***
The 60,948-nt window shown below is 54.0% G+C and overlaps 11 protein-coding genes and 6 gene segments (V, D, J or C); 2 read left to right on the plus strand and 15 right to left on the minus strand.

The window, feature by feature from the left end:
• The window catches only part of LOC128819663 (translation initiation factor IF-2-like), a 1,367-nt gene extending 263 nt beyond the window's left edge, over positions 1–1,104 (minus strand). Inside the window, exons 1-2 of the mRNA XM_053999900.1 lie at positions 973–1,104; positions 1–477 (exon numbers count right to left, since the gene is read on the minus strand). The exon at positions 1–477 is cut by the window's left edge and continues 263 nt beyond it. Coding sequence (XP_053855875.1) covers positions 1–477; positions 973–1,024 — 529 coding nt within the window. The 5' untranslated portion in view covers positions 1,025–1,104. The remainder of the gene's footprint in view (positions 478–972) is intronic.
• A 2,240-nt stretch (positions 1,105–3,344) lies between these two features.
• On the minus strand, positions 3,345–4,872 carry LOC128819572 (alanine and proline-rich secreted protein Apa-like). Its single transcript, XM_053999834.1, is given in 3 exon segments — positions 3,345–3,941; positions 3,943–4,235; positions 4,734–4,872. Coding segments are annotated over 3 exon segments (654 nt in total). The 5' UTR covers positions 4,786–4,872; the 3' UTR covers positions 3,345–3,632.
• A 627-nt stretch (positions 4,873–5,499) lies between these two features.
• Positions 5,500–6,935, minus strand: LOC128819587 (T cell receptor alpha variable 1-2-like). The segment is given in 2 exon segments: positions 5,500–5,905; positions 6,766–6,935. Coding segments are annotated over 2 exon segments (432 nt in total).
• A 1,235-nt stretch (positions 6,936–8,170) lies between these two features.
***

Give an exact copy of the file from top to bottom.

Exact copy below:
The 60,948-nt window shown below is 54.0% G+C and overlaps 11 protein-coding genes and 6 gene segments (V, D, J or C); 2 read left to right on the plus strand and 15 right to left on the minus strand.

The window, feature by feature from the left end:
• The window catches only part of LOC128819663 (translation initiation factor IF-2-like), a 1,367-nt gene extending 263 nt beyond the window's left edge, over positions 1–1,104 (minus strand). Inside the window, exons 1-2 of the mRNA XM_053999900.1 lie at positions 973–1,104; positions 1–477 (exon numbers count right to left, since the gene is read on the minus strand). The exon at positions 1–477 is cut by the window's left edge and continues 263 nt beyond it. Coding sequence (XP_053855875.1) covers positions 1–477; positions 973–1,024 — 529 coding nt within the window. The 5' untranslated portion in view covers positions 1,025–1,104. The remainder of the gene's footprint in view (positions 478–972) is intronic.
• A 2,240-nt stretch (positions 1,105–3,344) lies between these two features.
• On the minus strand, positions 3,345–4,872 carry LOC128819572 (alanine and proline-rich secreted protein Apa-like). Its single transcript, XM_053999834.1, is given in 3 exon segments — positions 3,345–3,941; positions 3,943–4,235; positions 4,734–4,872. Coding segments are annotated over 3 exon segments (654 nt in total). The 5' UTR covers positions 4,786–4,872; the 3' UTR covers positions 3,345–3,632.
• A 627-nt stretch (positions 4,873–5,499) lies between these two features.
• Positions 5,500–6,935, minus strand: LOC128819587 (T cell receptor alpha variable 1-2-like). The segment is given in 2 exon segments: positions 5,500–5,905; positions 6,766–6,935. Coding segments are annotated over 2 exon segments (432 nt in total).
• A 1,235-nt stretch (positions 6,936–8,170) lies between these two features.